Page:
Law has Will Benson in the 41st spot. I’ve heard him much higher, but he dropped 17 spots for Law recently. Ellis also has him lower than what we have heard, ranking Benson 38th. For PBR, he is 14th overall, so that would be closer to what we have heard all season. Benson is a huge kid from Georgia, standing 6’6″, 220 pounds. He has a ton of raw power, but there are holes in his swing. His speed and arm in the outfield are both average or better tools. He’s a low floor/high ceiling player due to the bat, so whoever takes him will have to show patience for someone who could eventually be a huge payoff.
Ellis has Joe Rizzo ranked 41st, a third baseman out of Virginia, who is one of the best prep hitters in the class. Based on the hit tool, he gets ranked high, but that’s about all that he offers. Rizzo is small, and will likely only have gap power. His other drawbacks are a lack of both speed and athleticism. He’s basically a high on base guy who doesn’t do anything else average or better. Law ranks him 70th, while PBR has him 24th overall. I can’t see the Pirates taking him unless he does somehow fall to their third pick. That probably won’t happen, even with Law having him two spots lower.
PBR has a player ranked #21 who might be a real good fit for the Pirates if he’s around at the 41st spot. Cole Ragans is a prep lefty from Florida, who is 6’4″, 190 pounds, with a projectable frame. His fastball touches 93 now, with a good downhill action. He has a changeup with good separation from his fastball, and it’s at least an average pitch now. He also likes to throw inside. So you have a tall pitcher, good downhill action, makings of a strong changeup and he throws inside. He’s basically exactly what they focus on with draft picks.
Since these picks ended up being heavy with high school pitching, I’m including this article from Jonathan Mayo put out today, talking about high upside high school pitcher and how top picks turn out. It’s worth a read.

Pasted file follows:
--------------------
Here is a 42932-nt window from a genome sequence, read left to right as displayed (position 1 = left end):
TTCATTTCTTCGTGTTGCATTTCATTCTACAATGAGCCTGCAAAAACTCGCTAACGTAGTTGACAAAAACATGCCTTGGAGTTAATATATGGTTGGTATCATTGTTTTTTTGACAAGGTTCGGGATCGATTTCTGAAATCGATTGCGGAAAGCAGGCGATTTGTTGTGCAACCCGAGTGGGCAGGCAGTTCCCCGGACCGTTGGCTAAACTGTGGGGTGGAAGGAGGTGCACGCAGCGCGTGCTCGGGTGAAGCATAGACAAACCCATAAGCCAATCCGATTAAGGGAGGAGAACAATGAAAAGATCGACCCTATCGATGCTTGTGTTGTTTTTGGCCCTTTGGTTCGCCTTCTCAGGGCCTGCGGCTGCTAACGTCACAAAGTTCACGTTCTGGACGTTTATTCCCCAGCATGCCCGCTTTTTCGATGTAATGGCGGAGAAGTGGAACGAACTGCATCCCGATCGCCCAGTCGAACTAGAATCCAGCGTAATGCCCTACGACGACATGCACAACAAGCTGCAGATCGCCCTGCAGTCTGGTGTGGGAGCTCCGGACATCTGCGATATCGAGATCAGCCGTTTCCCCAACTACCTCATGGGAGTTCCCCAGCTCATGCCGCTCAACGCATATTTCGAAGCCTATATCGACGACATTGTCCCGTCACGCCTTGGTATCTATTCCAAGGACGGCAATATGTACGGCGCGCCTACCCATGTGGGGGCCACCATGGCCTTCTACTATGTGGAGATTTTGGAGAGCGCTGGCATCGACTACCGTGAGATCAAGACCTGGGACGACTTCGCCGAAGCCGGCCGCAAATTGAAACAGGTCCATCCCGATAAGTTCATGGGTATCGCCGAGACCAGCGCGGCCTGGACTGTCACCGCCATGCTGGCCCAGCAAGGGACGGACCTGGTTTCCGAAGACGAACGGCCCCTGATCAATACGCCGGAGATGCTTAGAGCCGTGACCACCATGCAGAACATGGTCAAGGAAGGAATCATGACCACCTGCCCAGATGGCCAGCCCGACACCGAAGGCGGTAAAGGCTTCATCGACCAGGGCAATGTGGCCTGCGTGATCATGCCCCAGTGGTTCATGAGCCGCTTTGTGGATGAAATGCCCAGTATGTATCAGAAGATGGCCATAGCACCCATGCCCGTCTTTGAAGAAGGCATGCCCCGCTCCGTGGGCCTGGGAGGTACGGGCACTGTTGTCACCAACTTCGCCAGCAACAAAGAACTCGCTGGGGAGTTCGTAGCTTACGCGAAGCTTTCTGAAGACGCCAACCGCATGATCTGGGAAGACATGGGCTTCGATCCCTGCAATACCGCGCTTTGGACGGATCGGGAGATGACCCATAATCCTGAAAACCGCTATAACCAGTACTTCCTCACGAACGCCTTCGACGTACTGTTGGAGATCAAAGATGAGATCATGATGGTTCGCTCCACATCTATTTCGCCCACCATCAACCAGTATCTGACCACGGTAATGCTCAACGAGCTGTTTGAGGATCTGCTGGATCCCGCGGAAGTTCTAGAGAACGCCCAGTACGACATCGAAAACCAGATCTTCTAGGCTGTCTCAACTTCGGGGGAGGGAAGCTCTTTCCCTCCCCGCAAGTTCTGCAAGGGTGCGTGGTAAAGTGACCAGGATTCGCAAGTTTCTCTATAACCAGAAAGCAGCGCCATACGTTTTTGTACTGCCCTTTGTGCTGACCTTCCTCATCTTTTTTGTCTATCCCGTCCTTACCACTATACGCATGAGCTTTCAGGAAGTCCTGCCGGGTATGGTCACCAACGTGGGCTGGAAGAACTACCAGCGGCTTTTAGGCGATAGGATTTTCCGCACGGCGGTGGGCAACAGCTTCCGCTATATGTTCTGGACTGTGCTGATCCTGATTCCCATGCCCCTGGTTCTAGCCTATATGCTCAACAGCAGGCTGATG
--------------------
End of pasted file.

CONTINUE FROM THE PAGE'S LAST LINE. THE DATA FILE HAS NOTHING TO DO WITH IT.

John started working at Pirates Prospects in 2009, but his connection to the Pittsburgh Pirates started exactly 100 years earlier when Dots Miller debuted for the 1909 World Series champions. John was born in Kearny, NJ, two blocks from the house where Dots Miller grew up. From that hometown hero connection came a love of Pirates history, as well as the sport of baseball.
When he didn't make it as a lefty pitcher with an 80+ MPH fastball and a slider that needed work, John turned to covering the game, eventually focusing in on the prospects side, where his interest was pushed by the big league team being below .500 for so long. John has covered the minors in some form since the 2002 season, and leads the draft and international coverage on Pirates Prospects. He writes daily on Pittsburgh Baseball History, when he's not covering the entire system daily throughout the entire year on Pirates Prospects.
Wonder why the Pirates don’t just draft by the Keith Law list? He may be a dick, but he’s decent at evaluating amateur talent.
Personally, I am a fan of KLaw. To each their own,
We need to draft left handed starters. Wentz?
I like the name Forrest Whitley!!!
He sounds like a REAL man!
What’s wrong with Lee Foo???? Sounds like a 6’14” 235 martial artist.